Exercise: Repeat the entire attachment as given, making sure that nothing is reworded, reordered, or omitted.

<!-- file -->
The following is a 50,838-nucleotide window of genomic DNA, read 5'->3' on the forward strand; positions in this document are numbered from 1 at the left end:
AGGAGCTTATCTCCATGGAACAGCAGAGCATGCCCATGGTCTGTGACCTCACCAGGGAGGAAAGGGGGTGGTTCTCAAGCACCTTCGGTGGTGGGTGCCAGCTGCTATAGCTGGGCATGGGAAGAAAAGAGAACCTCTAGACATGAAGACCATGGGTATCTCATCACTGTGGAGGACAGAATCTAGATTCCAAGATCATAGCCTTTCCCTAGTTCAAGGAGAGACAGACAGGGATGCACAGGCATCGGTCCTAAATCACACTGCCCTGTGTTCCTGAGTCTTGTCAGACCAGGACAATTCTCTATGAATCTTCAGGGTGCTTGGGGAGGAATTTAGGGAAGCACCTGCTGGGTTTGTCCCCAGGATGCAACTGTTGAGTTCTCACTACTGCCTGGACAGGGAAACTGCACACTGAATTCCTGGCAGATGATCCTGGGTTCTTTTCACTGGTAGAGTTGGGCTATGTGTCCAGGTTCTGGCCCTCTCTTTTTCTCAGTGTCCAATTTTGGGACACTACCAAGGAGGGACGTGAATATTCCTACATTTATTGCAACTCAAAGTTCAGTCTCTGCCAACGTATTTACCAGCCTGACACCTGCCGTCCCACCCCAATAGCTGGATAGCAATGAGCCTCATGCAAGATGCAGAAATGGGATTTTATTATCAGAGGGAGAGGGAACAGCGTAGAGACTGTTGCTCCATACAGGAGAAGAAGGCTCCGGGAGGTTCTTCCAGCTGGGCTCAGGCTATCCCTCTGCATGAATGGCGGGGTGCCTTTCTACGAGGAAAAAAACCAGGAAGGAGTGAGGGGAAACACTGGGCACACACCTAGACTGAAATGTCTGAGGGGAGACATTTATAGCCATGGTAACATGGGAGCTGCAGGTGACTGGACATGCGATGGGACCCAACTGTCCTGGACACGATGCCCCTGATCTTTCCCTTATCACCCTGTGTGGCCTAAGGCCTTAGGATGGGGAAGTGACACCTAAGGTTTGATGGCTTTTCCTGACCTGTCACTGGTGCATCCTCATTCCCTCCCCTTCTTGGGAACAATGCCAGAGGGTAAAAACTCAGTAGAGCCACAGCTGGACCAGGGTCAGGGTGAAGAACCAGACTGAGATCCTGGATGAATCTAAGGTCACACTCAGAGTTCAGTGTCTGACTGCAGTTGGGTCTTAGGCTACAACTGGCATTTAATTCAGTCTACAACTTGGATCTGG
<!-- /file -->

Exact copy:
The following is a 50,838-nucleotide window of genomic DNA, read 5'->3' on the forward strand; positions in this document are numbered from 1 at the left end:
AGGAGCTTATCTCCATGGAACAGCAGAGCATGCCCATGGTCTGTGACCTCACCAGGGAGGAAAGGGGGTGGTTCTCAAGCACCTTCGGTGGTGGGTGCCAGCTGCTATAGCTGGGCATGGGAAGAAAAGAGAACCTCTAGACATGAAGACCATGGGTATCTCATCACTGTGGAGGACAGAATCTAGATTCCAAGATCATAGCCTTTCCCTAGTTCAAGGAGAGACAGACAGGGATGCACAGGCATCGGTCCTAAATCACACTGCCCTGTGTTCCTGAGTCTTGTCAGACCAGGACAATTCTCTATGAATCTTCAGGGTGCTTGGGGAGGAATTTAGGGAAGCACCTGCTGGGTTTGTCCCCAGGATGCAACTGTTGAGTTCTCACTACTGCCTGGACAGGGAAACTGCACACTGAATTCCTGGCAGATGATCCTGGGTTCTTTTCACTGGTAGAGTTGGGCTATGTGTCCAGGTTCTGGCCCTCTCTTTTTCTCAGTGTCCAATTTTGGGACACTACCAAGGAGGGACGTGAATATTCCTACATTTATTGCAACTCAAAGTTCAGTCTCTGCCAACGTATTTACCAGCCTGACACCTGCCGTCCCACCCCAATAGCTGGATAGCAATGAGCCTCATGCAAGATGCAGAAATGGGATTTTATTATCAGAGGGAGAGGGAACAGCGTAGAGACTGTTGCTCCATACAGGAGAAGAAGGCTCCGGGAGGTTCTTCCAGCTGGGCTCAGGCTATCCCTCTGCATGAATGGCGGGGTGCCTTTCTACGAGGAAAAAAACCAGGAAGGAGTGAGGGGAAACACTGGGCACACACCTAGACTGAAATGTCTGAGGGGAGACATTTATAGCCATGGTAACATGGGAGCTGCAGGTGACTGGACATGCGATGGGACCCAACTGTCCTGGACACGATGCCCCTGATCTTTCCCTTATCACCCTGTGTGGCCTAAGGCCTTAGGATGGGGAAGTGACACCTAAGGTTTGATGGCTTTTCCTGACCTGTCACTGGTGCATCCTCATTCCCTCCCCTTCTTGGGAACAATGCCAGAGGGTAAAAACTCAGTAGAGCCACAGCTGGACCAGGGTCAGGGTGAAGAACCAGACTGAGATCCTGGATGAATCTAAGGTCACACTCAGAGTTCAGTGTCTGACTGCAGTTGGGTCTTAGGCTACAACTGGCATTTAATTCAGTCTACAACTTGGATCTGG